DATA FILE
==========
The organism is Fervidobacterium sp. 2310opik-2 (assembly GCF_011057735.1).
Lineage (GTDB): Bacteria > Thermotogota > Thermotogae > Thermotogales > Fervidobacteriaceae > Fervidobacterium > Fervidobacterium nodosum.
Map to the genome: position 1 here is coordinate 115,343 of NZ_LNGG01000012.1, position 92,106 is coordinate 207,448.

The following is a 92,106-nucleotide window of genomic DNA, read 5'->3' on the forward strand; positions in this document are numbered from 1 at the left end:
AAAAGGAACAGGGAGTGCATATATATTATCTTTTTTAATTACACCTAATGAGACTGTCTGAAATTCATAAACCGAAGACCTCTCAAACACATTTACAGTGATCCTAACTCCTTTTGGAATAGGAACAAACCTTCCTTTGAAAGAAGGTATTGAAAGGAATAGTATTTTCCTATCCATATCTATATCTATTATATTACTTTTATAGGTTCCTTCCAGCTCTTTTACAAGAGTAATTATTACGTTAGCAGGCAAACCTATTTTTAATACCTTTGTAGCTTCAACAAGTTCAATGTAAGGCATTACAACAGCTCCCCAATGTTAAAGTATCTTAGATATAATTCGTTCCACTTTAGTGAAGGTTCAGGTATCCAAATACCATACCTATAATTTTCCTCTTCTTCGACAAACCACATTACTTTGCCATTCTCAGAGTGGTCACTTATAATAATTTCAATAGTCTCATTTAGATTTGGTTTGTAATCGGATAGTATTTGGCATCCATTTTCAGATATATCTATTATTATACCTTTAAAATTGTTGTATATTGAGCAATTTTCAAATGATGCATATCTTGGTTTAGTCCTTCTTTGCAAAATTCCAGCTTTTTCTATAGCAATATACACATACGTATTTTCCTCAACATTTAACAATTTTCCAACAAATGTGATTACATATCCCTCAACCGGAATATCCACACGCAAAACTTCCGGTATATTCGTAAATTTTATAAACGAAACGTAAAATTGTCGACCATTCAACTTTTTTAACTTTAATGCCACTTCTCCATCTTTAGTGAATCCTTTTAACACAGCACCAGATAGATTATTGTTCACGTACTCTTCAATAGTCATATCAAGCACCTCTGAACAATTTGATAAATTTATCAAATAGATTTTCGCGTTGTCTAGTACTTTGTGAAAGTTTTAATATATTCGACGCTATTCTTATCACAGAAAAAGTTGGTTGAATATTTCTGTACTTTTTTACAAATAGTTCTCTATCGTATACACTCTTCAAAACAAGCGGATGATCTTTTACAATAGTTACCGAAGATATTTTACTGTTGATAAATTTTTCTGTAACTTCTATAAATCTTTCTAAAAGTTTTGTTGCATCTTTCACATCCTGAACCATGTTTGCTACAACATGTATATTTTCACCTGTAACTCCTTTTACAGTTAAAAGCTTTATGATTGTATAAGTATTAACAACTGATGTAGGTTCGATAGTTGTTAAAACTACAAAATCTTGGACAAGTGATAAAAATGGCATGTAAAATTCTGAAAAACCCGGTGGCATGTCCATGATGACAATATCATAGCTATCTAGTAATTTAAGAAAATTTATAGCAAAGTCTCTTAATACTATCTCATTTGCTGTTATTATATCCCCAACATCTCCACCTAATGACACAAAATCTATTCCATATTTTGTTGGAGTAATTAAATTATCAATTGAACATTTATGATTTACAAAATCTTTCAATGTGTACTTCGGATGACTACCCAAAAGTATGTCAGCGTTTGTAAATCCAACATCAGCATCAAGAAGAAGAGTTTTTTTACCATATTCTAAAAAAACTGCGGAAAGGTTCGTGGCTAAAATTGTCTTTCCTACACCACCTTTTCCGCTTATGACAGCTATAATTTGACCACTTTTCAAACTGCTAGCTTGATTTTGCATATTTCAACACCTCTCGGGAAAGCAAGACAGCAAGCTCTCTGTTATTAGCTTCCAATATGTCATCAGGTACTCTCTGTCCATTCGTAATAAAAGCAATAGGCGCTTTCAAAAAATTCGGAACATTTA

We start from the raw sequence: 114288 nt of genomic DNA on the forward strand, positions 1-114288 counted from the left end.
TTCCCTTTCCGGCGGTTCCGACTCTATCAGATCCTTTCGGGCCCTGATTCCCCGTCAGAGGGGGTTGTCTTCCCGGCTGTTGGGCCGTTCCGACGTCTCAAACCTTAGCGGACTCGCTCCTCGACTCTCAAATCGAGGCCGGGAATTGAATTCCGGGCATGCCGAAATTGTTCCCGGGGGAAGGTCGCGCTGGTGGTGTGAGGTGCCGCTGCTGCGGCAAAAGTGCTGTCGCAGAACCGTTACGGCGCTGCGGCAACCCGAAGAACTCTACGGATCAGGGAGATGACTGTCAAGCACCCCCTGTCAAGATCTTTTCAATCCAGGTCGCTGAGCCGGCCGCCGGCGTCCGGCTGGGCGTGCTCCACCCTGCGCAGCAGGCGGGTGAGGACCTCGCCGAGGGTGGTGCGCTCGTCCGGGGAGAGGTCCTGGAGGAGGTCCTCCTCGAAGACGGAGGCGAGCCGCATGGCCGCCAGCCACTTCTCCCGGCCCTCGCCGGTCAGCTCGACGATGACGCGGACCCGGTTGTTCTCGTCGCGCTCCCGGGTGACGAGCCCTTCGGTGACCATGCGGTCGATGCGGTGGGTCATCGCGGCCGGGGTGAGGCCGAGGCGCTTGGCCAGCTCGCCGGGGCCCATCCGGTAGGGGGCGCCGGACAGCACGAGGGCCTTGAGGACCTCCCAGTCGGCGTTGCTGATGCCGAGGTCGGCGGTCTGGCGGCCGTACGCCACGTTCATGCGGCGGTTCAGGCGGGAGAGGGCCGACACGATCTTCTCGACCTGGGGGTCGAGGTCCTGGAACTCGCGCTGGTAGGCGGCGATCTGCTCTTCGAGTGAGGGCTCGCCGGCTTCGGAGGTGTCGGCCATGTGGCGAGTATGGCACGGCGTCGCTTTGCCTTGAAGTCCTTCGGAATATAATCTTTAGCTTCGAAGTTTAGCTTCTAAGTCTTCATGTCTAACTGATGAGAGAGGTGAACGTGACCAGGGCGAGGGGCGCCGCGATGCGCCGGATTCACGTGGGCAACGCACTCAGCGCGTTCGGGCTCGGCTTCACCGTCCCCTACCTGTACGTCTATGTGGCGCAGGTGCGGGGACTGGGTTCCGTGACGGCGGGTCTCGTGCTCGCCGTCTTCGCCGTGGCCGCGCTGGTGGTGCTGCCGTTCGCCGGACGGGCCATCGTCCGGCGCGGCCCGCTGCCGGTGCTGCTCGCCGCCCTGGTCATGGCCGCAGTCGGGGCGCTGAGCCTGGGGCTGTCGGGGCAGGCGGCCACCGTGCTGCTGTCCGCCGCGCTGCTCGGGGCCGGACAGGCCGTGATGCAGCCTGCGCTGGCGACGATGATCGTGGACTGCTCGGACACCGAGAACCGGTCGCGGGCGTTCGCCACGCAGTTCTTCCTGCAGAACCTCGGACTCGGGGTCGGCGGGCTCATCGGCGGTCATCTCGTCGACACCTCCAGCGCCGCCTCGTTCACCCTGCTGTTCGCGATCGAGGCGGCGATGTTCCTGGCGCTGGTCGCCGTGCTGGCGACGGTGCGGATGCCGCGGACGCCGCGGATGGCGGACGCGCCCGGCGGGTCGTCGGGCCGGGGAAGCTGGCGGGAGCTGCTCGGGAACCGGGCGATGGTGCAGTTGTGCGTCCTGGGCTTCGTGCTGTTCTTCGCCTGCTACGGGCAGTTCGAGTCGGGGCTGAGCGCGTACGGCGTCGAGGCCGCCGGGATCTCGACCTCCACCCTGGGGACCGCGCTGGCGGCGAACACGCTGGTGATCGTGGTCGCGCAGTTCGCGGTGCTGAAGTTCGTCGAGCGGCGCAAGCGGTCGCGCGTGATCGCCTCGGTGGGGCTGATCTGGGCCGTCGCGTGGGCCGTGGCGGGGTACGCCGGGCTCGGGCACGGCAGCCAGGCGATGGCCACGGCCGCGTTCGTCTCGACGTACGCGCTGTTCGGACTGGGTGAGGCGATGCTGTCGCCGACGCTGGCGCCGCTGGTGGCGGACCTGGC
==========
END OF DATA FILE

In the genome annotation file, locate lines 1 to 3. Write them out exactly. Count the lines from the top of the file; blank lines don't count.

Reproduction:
The organism is Fervidobacterium sp. 2310opik-2 (assembly GCF_011057735.1).
Lineage (GTDB): Bacteria > Thermotogota > Thermotogae > Thermotogales > Fervidobacteriaceae > Fervidobacterium > Fervidobacterium nodosum.
Map to the genome: position 1 here is coordinate 115,343 of NZ_LNGG01000012.1, position 92,106 is coordinate 207,448.